A ‘war room’ that arms Black and Latino voters against disinformation

Elva Mankin

Umarah Mughnee, from left, Ashley Bryant and Aja Campbell of Win Black/Pa'lante. <span class="copyright">(KIrk McKoy / Los Angeles Times)</span>
Umarah Mughnee, from left, Ashley Bryant and Aja Campbell of Win Black/Pa’lante. (KIrk McKoy / Los Angeles Times)

As the internet lit up last month with prominent Latinos vowing to boycott Goya pinto beans, Adobo seasoning and other products after the company’s CEO lavishly praised President Trump, a backlash quickly developed on social media.

Accounts identified as belonging to Latino social media users voiced outrage about politically correct “mob” bullying and exploiting people of color.

In an online virtual war room run by a group called Win Black/Pa’lante, activists immediately grew suspicious.

Close inspection revealed that thousands of the posts were not coming from disaffected Latinos at all, but bots.

The Win Black/Pa’lante activists cooked up a counteroffensive, including a mock Goya foods label that exposed “recipes” for disinformation and distorting facts.

The ads and a corresponding educational campaign aimed at arming Black and Latino voters with tools to detect

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Students among first to return offer lessons for reopening schools

Elva Mankin

NASHVILLE – Abigail Alexander shuffled through a stack of papers, trying to find instructions for logging in to her school-issued laptop. 

The 10-year-old chatted with her best friend, a fellow fifth grader, about who is in their classes this year at Head Middle Magnet Prep and what period they have a specific teacher.

Their conversation Tuesday sounded like a typical one between excited, anxious students on the first day at a new school – except this year is like no other.

Abigail was seated in the dining room of her North Nashville home while her two younger foster siblings played around the table. Her friend was on FaceTime, the phone propped up against the side of Abigail’s laptop.

The girls are among more than 86,000 Nashville students who started the school year virtually while their schools remained closed during the the coronavirus outbreak.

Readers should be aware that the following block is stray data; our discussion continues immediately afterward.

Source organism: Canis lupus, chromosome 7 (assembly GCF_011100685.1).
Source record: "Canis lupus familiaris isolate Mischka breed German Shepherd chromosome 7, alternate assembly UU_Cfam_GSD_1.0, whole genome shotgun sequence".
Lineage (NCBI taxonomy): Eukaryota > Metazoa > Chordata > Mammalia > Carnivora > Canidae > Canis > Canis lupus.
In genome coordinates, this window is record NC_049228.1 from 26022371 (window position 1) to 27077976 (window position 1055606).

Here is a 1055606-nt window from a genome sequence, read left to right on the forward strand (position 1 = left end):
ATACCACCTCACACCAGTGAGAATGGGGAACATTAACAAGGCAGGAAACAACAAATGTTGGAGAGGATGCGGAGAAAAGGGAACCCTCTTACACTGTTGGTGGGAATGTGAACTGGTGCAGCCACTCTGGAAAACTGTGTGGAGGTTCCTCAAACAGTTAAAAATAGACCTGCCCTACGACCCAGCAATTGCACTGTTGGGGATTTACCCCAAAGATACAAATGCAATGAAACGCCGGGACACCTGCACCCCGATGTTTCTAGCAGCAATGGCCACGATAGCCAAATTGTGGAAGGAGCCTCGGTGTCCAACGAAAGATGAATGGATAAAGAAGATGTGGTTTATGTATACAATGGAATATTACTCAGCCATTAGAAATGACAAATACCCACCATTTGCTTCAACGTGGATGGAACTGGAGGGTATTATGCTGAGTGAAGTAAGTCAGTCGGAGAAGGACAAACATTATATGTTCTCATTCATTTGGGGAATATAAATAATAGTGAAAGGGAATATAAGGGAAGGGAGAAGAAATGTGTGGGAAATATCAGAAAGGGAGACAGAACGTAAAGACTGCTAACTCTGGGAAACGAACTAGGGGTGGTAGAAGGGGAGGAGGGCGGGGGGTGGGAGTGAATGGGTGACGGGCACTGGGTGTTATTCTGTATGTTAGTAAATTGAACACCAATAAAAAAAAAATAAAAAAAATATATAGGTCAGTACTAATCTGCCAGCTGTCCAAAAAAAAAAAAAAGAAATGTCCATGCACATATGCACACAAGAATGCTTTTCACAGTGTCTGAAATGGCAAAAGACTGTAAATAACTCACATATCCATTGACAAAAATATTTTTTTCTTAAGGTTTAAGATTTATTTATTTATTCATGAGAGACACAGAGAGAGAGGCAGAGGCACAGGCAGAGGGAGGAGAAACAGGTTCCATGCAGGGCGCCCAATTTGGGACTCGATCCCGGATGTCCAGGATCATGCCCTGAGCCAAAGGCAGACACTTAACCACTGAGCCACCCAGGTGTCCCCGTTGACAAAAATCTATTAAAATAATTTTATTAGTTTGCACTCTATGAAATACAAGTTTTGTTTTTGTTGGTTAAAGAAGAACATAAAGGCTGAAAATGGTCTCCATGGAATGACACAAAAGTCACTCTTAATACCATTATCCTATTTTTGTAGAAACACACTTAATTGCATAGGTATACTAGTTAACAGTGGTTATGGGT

Two states away in Indiana, where school

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I’m a Teacher, and I Truly Believe You Should Keep Your Kids Home This Fall

Elva Mankin

Winston-Salem, North Carolina, United States
Winston-Salem, North Carolina, United States

I’ve been an educator for 14 years, and in my time in the classroom, I have faced some incredible obstacles and challenges. The end of the last school year, with the COVID-19 pandemic, is one of the hardest and strangest things I’ve experienced in my time as an educator. It felt surreal to have no time to say goodbye to my eighth grade students and to go home on a Friday, expecting first to return in two weeks, then a month, and then not at all for the rest of the school year. Like most educators I know, I figured that we would be open by fall. My school district has chosen to start the year with distance learning, but from what I’ve heard from friends, family, and other educators, many school districts are giving families a choice. Even if you have the option to

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75 Years After Hiroshima, the World Is Still Reckoning With Nuclear

Elva Mankin

Photo credit: Bettmann - Getty Images
Photo credit: Bettmann – Getty Images

From Popular Mechanics

Seventy-five years ago today, on August 6, 1945, President Harry S. Truman issued the order to drop an atomic bomb on Hiroshima, Japan.

The number of Japanese people who were immediately killed is estimated to be between 70,000 and 140,000, with longer-term estimates of deaths, including radiation illnesses and cancer, extending up to 220,000.

Photo credit: U.S. Army/Library of Congress/Public Domain